Why Domestic Animals Have Developed Much Smaller Brains Than Their Counterparts In the Wild

MinuteEarth explains through amusing animation, exactly why the brains of domestic animals (pets, farm animals) are far smaller than the brains of their wild counterparts. Much of it has to do with the fact that the domestic animals feel safe in their surroundings, which allow them to let down their guard far more easily and reduces the fight or flight response. Additionally, domestic animals no longer have to hunt for food, again reducing the area of the brain necessary to hunt.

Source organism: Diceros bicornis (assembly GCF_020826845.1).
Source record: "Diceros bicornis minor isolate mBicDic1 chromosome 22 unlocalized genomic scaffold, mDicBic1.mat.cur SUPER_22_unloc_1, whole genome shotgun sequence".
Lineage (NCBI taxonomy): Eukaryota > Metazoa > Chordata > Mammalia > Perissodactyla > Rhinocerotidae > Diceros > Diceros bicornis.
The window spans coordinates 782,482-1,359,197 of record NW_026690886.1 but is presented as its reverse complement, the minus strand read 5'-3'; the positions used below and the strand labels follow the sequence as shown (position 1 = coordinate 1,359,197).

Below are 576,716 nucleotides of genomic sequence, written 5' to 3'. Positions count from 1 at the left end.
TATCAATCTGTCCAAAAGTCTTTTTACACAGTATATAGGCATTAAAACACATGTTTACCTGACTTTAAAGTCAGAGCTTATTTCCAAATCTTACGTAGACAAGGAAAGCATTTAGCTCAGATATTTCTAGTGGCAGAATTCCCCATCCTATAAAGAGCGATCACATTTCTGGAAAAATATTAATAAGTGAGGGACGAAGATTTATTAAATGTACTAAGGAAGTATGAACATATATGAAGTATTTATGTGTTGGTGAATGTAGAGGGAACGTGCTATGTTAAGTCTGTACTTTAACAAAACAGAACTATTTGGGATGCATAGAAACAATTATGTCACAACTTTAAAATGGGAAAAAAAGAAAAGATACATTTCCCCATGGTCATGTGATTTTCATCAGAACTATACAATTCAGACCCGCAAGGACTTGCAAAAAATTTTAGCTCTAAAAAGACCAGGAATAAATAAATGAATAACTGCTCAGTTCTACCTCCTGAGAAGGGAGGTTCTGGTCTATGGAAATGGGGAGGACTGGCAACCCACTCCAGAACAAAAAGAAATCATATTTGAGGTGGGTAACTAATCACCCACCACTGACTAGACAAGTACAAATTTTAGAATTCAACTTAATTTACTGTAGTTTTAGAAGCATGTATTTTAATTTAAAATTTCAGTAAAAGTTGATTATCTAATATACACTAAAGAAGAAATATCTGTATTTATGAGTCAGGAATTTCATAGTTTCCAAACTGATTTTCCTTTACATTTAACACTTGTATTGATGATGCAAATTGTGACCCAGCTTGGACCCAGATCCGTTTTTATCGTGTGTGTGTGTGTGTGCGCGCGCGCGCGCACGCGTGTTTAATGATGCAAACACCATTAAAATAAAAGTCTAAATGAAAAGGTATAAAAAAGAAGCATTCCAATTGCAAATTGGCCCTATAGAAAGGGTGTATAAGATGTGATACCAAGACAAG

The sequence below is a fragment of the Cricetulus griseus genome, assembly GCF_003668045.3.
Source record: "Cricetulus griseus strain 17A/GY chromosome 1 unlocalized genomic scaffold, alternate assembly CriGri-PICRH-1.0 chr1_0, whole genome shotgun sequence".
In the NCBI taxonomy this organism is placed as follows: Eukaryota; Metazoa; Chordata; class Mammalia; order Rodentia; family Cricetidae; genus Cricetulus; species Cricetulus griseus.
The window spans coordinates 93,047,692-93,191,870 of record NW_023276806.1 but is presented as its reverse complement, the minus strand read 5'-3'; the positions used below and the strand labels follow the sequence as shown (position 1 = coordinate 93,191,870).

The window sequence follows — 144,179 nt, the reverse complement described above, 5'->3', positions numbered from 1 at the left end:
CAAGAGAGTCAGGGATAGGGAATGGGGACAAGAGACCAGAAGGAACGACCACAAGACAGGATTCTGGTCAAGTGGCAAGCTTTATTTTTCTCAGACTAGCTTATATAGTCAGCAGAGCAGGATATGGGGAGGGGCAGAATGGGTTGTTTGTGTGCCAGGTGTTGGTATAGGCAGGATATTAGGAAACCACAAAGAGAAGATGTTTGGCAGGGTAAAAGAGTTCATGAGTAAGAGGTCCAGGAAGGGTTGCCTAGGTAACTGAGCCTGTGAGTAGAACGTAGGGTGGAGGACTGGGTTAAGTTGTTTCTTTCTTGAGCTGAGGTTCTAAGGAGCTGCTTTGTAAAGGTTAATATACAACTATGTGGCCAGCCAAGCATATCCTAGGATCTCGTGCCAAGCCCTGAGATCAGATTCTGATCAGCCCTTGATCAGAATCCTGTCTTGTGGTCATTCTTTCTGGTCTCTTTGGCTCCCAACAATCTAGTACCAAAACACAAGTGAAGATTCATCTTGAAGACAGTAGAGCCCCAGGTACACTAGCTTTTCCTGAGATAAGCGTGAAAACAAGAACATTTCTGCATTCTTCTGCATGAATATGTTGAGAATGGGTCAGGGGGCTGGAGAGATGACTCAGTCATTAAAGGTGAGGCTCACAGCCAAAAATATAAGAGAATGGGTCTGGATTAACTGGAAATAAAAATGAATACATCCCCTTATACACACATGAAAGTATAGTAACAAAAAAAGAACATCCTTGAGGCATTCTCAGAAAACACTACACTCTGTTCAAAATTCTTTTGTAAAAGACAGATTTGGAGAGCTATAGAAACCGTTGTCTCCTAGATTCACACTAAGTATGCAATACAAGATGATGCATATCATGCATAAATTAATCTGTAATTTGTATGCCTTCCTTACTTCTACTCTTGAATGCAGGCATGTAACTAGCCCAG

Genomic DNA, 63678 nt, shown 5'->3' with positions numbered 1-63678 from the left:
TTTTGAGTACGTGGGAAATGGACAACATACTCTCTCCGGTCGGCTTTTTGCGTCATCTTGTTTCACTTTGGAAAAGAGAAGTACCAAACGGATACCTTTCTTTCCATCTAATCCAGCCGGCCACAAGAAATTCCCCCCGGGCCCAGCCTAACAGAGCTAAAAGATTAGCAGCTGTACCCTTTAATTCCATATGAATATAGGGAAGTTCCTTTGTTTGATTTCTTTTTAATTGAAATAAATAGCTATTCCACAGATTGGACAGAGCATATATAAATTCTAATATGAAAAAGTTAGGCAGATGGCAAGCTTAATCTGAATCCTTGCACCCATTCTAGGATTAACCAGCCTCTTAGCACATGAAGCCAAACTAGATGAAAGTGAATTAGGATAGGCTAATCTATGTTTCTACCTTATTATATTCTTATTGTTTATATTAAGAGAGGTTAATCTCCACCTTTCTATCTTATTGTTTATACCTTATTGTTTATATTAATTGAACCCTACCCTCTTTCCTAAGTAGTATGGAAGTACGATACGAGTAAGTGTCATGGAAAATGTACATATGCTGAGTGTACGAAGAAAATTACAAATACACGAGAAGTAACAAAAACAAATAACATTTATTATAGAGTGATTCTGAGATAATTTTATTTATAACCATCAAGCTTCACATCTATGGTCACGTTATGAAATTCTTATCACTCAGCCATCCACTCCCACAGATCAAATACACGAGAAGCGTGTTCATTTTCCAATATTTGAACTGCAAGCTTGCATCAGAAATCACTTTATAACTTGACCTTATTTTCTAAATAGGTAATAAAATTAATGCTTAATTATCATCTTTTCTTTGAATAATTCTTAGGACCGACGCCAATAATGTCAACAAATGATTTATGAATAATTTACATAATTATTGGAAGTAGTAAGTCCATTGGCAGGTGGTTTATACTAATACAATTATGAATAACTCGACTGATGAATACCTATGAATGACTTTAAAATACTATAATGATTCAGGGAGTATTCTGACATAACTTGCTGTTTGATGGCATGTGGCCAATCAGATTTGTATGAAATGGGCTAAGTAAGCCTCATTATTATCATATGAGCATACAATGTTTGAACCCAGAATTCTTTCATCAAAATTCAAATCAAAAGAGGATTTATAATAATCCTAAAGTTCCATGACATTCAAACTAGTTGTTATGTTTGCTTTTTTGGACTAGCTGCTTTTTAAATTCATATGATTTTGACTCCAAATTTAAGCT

When you compare wolves and dogs between individuals of the same size, the wolves have bigger brains no matter what that body size is. What’s more, across different domesticated animals, a disproportionate amount of the shrinkage happened in parts of the brain that monitor information from the outside world and tell animals when and how to freak out sort of like the brain’s panic button.